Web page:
Yes, Another Sympathy (a Decoupage One This Time)

A dry decoupage sympathy card using Stampin’ Up for everything but the main image (at last!).

The hits keep coming. Two more sympathies on my to-do list, along with a celebration theme for a blog hop. For these two, at least it’s a celebration of sorts, though sad now. Still, I feel muddled. My heart aches for them, so I went looking for something that spoke to me and seemed to reflect the people I’m thinking of. My “card toppers” bin bailed me out for the one I’m blogging about today. (The other, yet unmade, will focus on Stampin’ Up’s Graceful Glass vellum DSP and alcohol markers, so stay tuned for that.)

My mother used to say that I was “an accident waiting to happen.” She’d probably still say that, given the chance. That phrase came to me as I wrestled with this card. I began to feel like it was one accident after another. I love how it turned out in the end, but my goodness, the process! (This means there’s hope for me, right?) Another case of “when things don’t go well.” Please tell me you’d never know. 😉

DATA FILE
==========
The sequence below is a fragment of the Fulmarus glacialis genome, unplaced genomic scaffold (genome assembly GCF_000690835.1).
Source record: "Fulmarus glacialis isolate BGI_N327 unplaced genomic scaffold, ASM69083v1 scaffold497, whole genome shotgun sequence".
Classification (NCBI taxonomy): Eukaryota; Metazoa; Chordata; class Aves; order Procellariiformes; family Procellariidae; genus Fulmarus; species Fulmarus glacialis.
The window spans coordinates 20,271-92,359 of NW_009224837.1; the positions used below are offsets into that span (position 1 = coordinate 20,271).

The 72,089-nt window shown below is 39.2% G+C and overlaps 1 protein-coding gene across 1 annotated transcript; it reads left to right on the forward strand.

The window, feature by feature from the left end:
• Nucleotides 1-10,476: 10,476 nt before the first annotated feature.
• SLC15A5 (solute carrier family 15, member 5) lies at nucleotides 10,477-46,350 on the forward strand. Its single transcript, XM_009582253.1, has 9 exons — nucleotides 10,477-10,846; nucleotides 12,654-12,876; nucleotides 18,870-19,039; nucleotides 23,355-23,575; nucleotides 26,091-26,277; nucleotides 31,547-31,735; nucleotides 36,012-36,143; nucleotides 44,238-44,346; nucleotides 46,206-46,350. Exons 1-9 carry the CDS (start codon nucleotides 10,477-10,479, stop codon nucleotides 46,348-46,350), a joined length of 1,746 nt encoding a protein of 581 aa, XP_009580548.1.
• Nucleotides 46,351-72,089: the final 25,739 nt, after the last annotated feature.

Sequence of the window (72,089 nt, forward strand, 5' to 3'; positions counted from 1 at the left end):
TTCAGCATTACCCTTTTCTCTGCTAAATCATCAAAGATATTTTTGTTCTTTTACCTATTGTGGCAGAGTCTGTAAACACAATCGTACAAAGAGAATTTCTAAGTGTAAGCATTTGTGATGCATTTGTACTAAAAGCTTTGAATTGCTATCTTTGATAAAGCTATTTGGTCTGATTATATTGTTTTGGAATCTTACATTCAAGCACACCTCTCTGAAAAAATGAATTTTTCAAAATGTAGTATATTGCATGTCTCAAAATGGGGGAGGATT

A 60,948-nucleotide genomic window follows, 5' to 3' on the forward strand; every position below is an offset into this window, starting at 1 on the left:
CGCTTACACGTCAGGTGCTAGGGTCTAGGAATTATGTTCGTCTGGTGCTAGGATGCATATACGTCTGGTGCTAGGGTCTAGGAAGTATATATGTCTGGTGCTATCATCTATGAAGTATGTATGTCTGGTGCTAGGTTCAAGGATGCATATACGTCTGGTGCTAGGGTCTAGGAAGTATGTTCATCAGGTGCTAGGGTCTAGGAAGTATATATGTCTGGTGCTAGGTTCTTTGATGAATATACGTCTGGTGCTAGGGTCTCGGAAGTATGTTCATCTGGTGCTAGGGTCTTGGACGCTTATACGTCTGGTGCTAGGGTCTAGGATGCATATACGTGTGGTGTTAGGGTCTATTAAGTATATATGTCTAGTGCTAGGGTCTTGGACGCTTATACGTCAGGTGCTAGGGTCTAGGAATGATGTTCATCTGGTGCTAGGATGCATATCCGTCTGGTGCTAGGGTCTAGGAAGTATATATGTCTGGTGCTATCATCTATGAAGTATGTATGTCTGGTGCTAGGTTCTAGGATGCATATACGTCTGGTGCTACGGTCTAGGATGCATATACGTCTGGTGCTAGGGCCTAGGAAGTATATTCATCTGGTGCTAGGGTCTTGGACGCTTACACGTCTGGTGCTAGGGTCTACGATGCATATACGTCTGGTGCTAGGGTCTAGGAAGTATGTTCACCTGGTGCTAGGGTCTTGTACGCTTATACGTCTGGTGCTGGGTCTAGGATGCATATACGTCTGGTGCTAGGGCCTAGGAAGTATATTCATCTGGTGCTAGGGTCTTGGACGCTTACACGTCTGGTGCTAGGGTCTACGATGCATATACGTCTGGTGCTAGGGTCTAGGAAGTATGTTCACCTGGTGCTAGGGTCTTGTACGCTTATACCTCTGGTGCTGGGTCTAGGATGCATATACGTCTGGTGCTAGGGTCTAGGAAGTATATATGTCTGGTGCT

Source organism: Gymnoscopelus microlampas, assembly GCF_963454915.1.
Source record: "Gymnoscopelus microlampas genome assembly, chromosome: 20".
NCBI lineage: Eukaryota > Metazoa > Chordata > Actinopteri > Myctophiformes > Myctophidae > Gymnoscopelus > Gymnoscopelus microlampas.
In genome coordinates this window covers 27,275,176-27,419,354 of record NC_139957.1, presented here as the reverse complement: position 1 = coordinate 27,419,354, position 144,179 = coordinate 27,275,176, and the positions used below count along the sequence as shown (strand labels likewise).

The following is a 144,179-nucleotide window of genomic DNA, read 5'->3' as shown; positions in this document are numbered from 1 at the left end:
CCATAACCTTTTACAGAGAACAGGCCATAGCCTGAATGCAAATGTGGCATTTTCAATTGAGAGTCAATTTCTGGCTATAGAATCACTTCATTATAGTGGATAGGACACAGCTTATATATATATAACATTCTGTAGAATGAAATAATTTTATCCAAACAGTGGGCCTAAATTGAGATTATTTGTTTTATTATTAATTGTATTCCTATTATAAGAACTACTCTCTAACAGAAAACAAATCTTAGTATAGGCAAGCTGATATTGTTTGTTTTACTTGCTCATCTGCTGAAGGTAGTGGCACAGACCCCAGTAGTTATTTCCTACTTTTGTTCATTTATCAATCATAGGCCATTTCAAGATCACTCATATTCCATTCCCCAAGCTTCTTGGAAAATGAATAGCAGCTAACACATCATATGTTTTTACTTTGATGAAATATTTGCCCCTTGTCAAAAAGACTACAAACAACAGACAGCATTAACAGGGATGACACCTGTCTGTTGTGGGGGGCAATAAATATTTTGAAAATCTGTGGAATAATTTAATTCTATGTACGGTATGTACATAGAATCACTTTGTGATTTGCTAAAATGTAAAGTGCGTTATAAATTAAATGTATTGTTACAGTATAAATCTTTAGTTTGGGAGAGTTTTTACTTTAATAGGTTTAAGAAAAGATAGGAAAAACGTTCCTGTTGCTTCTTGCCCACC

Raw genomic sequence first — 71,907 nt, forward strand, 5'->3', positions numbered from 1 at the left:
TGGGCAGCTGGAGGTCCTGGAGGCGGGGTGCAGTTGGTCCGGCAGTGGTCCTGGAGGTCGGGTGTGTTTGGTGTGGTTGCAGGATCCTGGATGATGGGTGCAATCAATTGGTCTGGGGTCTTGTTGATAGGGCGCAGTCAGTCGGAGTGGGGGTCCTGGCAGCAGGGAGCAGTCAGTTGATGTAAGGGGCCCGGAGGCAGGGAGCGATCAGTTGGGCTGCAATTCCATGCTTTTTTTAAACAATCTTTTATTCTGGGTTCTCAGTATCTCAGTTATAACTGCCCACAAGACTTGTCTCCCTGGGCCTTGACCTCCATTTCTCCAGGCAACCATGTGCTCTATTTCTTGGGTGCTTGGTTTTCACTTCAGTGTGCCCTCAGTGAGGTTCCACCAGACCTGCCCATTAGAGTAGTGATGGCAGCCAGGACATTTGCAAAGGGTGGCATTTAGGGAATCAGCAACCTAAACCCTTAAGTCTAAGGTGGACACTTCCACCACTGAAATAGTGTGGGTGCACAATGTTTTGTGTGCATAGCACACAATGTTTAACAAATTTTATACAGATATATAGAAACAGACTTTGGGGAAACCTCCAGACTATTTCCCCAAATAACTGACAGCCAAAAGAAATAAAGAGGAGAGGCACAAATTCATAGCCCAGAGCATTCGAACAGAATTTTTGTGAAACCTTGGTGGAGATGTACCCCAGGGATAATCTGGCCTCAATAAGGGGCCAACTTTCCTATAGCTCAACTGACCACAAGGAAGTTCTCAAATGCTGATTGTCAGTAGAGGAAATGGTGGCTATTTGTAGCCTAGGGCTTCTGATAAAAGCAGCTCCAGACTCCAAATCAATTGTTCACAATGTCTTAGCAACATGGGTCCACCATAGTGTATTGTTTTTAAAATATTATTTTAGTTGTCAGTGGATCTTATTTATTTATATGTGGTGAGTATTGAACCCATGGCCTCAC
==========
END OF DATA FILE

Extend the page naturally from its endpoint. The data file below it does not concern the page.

One of my husband’s coworkers lost her dear husband last week, and it’s been such a sad thing. I wanted to make a beautiful card – part masculine in remembrance and part feminine for her – but had no idea where to start. Since I often clean or organize when I have a problem to mull over, that’s what I ended up doing, which led me to the main cross piece seen on the front of the card today.

Finding a brown card base to match the topper was easy; Stampin’ Up’s Baked Brown Sugar, a retired color, matched the foiled copper/silver/gold/burgundy/blue cross the best. I only have so many browns, and I usually use SU for my card bases since I like how the 80-lb weight cardstock stands. (I grab premade bases only if I start with the base first rather than the main image. It’s just easier to match it that way rather than working in reverse.)